News | September 15, 2011

Barry Manilow Urges Americans to Learn About Health Risks of AFib

September 15, 2011 — Music icon Barry Manilow recently revealed his long struggle to manage a serious heart disease called atrial fibrillation (AFib). He has joined with Sanofi US to kick-off “Get Back in Rhythm,” a national AFib awareness and education campaign. The goal is to encourage people to learn more about all the risks of AFib and the importance of keeping the heart in rhythm. 

Today, approximately 2.5 million Americans have AFib; that number is expected to grow to 12 million by 2050. The disease causes the heart to race and beat out of rhythm. It can lead to permanent heart damage, heart attack, heart failure, stroke and death.

"When I first experienced AFib more than 15 years ago, it was really scary -- it felt like a fish flopping around in my chest," said Manilow.  "I thought I knew about all the risks, but it turns out I didn't, so I was really lucky I had such great doctors helping me manage it from the start."

AFib is a complex disease and many patients may not recognize the symptoms or the full range of health risks associated with it. This is why Manilow encourages those affected by AFib to visit; to test their AFib knowledge with the Rhythm IQ quiz; learn more about all the risks of the disease; and print a guide that can help make the most of visits with healthcare providers.

The campaign will also include a public service announcement (PSA) featuring Manilow to help raise awareness about AFib. The PSA will debut at Manilow's Sept. 14 concert at the Warner Theatre in Washington, D.C. It will be on display as attendees enter the venue lobby.

"At first, I kept my AFib private because I didn't want to acknowledge there was something wrong with my heart.  But now I realize a lot of my fans and so many others could be affected, so I want to do all I can to help them take it seriously, understand all the risks of AFib and seek the best care," admits Manilow. "The bottom line is AFib needs more awareness.  Patients need more education.  No one should settle for a life out of rhythm."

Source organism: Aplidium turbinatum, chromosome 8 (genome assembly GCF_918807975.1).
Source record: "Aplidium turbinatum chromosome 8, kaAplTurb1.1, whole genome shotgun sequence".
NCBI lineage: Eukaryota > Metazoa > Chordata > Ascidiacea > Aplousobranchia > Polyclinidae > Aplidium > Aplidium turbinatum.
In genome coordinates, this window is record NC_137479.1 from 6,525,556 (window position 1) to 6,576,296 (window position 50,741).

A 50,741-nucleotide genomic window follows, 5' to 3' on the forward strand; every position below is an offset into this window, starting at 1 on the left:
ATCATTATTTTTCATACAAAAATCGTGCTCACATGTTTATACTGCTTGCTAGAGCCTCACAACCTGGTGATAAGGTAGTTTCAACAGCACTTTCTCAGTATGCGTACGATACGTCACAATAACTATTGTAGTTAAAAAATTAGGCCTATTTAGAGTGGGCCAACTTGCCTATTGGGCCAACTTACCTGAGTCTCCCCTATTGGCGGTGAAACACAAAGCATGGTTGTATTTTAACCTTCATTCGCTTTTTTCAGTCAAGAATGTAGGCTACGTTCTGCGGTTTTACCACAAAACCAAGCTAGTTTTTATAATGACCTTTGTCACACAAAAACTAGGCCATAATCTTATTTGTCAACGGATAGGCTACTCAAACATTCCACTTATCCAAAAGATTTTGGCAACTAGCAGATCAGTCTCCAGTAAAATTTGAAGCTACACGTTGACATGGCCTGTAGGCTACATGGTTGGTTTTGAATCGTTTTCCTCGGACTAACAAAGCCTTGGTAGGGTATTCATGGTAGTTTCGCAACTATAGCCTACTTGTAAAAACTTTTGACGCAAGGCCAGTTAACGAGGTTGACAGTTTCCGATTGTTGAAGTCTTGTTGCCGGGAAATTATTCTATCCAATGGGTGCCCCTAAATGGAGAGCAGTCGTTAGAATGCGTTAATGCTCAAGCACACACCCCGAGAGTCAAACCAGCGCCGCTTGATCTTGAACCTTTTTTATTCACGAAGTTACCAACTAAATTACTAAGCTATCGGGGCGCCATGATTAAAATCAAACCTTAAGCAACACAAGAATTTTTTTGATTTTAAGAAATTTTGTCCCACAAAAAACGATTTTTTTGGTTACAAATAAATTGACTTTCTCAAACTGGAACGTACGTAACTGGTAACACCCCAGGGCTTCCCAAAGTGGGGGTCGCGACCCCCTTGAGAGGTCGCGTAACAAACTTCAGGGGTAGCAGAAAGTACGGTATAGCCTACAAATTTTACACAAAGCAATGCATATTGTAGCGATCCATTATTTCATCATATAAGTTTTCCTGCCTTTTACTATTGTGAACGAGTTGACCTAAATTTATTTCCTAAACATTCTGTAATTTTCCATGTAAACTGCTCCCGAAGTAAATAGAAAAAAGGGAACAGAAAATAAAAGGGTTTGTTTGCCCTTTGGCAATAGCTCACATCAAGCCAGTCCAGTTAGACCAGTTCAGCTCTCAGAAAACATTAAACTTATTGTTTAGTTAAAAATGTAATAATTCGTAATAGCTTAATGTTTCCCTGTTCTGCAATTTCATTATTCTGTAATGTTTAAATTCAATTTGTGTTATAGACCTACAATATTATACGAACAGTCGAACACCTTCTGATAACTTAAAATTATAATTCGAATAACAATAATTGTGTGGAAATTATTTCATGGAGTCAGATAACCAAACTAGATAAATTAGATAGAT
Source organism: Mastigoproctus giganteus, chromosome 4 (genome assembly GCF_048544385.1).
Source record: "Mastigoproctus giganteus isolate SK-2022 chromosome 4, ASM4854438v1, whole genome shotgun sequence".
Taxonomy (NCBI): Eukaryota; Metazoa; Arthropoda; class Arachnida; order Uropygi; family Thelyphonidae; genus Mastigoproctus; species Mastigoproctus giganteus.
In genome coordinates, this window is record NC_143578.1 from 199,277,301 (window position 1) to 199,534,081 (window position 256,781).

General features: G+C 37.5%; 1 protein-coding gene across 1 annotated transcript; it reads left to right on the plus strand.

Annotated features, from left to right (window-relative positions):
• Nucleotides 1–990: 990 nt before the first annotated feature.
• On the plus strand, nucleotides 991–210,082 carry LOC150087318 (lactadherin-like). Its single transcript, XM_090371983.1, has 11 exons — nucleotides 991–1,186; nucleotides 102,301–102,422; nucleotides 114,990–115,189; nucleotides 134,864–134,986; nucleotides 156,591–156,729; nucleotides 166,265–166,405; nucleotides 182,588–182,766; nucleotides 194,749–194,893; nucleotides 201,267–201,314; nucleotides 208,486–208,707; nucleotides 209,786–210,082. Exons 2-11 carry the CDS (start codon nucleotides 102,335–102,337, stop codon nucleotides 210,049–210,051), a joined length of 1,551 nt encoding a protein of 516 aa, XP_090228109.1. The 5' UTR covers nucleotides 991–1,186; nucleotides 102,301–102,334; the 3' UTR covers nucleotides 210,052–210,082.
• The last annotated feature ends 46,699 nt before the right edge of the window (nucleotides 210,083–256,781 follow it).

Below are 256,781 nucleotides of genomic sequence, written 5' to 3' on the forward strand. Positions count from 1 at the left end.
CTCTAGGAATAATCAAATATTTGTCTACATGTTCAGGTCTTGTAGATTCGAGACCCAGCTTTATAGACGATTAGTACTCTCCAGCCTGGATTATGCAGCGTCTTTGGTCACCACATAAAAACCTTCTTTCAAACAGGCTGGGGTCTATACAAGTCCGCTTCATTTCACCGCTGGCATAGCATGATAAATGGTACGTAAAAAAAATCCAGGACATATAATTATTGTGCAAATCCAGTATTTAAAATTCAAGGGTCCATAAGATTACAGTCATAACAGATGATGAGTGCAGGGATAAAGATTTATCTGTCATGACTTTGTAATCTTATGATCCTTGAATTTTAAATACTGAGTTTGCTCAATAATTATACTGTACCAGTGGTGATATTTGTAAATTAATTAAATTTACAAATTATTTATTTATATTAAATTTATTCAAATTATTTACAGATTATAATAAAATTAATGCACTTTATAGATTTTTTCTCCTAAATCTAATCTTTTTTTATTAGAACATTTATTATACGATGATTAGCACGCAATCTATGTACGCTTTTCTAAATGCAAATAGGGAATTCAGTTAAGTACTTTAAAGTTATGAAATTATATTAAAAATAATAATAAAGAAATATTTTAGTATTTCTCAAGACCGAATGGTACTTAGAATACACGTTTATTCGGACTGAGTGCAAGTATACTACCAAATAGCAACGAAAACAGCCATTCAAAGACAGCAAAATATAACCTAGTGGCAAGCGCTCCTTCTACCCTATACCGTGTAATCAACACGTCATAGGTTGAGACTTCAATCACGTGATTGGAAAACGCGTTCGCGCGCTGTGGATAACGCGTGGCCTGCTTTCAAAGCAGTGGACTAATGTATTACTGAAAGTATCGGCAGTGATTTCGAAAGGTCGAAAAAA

In patients with AFib, the upper chambers of the heart beat out of rhythm with the lower chambers. This can cause a change in the shape and size of the heart, a process known as remodeling.

Remodeling can take place after only a short time out of rhythm, and a remodeled heart can become less efficient at pumping blood, working harder over time. When the heart remains out of rhythm, remodeling is progressive and can become permanent.

Three of the primary goals of managing AFib, as defined in current American Heart Association (AHA), American College of Cardiology (ACC) and Heart Rhythm Society (HRS) AFib management guidelines, are: getting your heart back in rhythm, slowing a racing heart rate and preventing stroke. Unfortunately, many people are unaware if their AFib management plan is designed to do all three.  

"There is a lot of confusion out there about AFib, its risks and how to manage it. For example, many people with AFib know it increases their risk for stroke, but many don't realize that there are many other risks associated with the heart being out of rhythm," said Marcus Wharton, M.D., Frank P. Tourville professor of medicine and director of cardiac electrophysiology at the Medical University of South Carolina. "Some people think just because they take multiple medications for AFib, they are fully managing the disease, but often that is not the case. This is why people need to educate themselves and engage in ongoing discussions with their healthcare providers about their AFib management plan."  

The goal of the Get Back in Rhythm campaign is to improve the health and well-being of those affected by AFib. It encourages people to learn more about all of the risks, and talk with their healthcare provider about how to maintain a normal heart rhythm and manage the disease.

The campaign website offers a collection of resources; they include the Rhythm IQ to test AFib knowledge, an AFib Risk Assessment tool and a discussion guide to help patients make the most of visits with healthcare providers. In addition, visitors can learn about Manilow's personal experience living with AFib and see what he's doing to help others "get back into rhythm."  

For more information:

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